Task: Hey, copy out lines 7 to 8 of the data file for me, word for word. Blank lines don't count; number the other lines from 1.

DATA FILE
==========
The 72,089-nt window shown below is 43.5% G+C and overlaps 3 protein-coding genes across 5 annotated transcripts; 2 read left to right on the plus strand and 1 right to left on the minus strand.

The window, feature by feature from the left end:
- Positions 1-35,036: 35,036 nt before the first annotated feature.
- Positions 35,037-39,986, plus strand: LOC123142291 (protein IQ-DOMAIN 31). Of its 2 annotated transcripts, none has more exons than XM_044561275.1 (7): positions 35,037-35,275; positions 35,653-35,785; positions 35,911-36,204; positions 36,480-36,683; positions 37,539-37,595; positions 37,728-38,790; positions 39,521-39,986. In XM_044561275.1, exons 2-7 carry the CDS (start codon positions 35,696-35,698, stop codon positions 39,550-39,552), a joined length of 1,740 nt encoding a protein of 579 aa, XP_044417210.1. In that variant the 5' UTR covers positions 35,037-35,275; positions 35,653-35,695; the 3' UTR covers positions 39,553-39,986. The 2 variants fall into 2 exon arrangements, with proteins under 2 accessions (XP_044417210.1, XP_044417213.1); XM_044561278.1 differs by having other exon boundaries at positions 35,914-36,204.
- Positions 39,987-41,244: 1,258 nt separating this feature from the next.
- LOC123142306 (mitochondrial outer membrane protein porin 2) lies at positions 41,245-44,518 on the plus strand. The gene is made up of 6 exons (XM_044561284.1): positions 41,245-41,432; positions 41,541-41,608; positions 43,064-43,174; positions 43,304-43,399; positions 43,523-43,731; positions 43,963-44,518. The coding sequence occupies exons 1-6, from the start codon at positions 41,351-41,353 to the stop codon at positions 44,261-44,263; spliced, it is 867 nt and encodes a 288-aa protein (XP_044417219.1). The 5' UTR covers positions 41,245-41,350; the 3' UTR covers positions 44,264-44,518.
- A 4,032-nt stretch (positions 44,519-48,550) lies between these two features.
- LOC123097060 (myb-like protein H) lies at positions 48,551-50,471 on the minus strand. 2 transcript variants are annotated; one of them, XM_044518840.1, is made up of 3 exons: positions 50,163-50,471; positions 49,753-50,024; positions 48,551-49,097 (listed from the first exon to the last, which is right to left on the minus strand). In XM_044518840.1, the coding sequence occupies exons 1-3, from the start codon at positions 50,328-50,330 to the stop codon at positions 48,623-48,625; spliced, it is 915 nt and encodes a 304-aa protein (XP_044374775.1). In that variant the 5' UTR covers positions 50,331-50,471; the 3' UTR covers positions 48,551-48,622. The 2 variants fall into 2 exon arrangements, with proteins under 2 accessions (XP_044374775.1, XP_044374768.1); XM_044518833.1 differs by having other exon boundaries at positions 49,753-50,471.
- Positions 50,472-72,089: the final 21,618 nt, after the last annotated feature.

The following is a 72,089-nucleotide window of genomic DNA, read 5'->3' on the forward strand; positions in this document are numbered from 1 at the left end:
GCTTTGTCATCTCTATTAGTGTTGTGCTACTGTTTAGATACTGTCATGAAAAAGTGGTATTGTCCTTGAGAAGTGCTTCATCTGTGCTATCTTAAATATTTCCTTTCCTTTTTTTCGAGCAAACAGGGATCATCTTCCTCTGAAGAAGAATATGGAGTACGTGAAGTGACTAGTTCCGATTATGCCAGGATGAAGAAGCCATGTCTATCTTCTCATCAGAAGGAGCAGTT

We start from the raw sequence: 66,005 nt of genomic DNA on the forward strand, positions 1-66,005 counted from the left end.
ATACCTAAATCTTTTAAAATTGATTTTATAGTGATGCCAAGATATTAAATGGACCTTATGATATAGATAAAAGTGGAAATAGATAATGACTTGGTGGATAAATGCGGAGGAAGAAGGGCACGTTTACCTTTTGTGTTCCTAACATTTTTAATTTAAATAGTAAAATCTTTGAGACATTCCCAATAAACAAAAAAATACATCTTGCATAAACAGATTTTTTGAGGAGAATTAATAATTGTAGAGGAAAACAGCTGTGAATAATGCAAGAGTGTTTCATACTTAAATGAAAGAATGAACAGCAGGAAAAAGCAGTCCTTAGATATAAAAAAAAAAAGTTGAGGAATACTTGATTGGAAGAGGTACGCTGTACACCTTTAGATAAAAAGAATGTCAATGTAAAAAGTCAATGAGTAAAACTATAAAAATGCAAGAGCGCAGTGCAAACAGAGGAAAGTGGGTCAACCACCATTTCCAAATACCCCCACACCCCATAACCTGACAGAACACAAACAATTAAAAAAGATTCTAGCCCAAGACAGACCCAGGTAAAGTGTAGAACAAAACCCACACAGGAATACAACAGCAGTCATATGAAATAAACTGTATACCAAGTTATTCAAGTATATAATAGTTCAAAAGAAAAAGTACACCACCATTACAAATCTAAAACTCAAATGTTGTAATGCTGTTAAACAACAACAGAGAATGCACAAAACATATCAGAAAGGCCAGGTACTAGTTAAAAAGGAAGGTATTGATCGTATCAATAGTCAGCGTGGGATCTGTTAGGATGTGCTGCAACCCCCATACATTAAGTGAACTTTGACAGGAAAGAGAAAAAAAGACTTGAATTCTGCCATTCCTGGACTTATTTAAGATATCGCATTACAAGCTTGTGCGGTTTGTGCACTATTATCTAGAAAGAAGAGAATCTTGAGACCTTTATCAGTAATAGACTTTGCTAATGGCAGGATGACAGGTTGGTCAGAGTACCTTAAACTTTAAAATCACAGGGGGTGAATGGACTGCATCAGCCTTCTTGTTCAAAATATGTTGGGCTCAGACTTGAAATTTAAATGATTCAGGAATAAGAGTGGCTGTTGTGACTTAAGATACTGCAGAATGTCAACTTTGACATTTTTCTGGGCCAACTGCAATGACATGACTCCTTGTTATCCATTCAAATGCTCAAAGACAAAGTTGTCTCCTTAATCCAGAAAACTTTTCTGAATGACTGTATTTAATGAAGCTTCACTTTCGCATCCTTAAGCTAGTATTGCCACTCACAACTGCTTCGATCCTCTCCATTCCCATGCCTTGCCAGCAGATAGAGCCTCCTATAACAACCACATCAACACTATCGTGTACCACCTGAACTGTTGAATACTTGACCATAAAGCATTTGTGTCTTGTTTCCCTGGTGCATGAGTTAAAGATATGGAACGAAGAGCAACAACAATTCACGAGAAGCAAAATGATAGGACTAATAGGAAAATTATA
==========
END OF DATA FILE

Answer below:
- A 4,032-nt stretch (positions 44,519-48,550) lies between these two features.
- LOC123097060 (myb-like protein H) lies at positions 48,551-50,471 on the minus strand. 2 transcript variants are annotated; one of them, XM_044518840.1, is made up of 3 exons: positions 50,163-50,471; positions 49,753-50,024; positions 48,551-49,097 (listed from the first exon to the last, which is right to left on the minus strand). In XM_044518840.1, the coding sequence occupies exons 1-3, from the start codon at positions 50,328-50,330 to the stop codon at positions 48,623-48,625; spliced, it is 915 nt and encodes a 304-aa protein (XP_044374775.1). In that variant the 5' UTR covers positions 50,331-50,471; the 3' UTR covers positions 48,551-48,622. The 2 variants fall into 2 exon arrangements, with proteins under 2 accessions (XP_044374775.1, XP_044374768.1); XM_044518833.1 differs by having other exon boundaries at positions 49,753-50,471.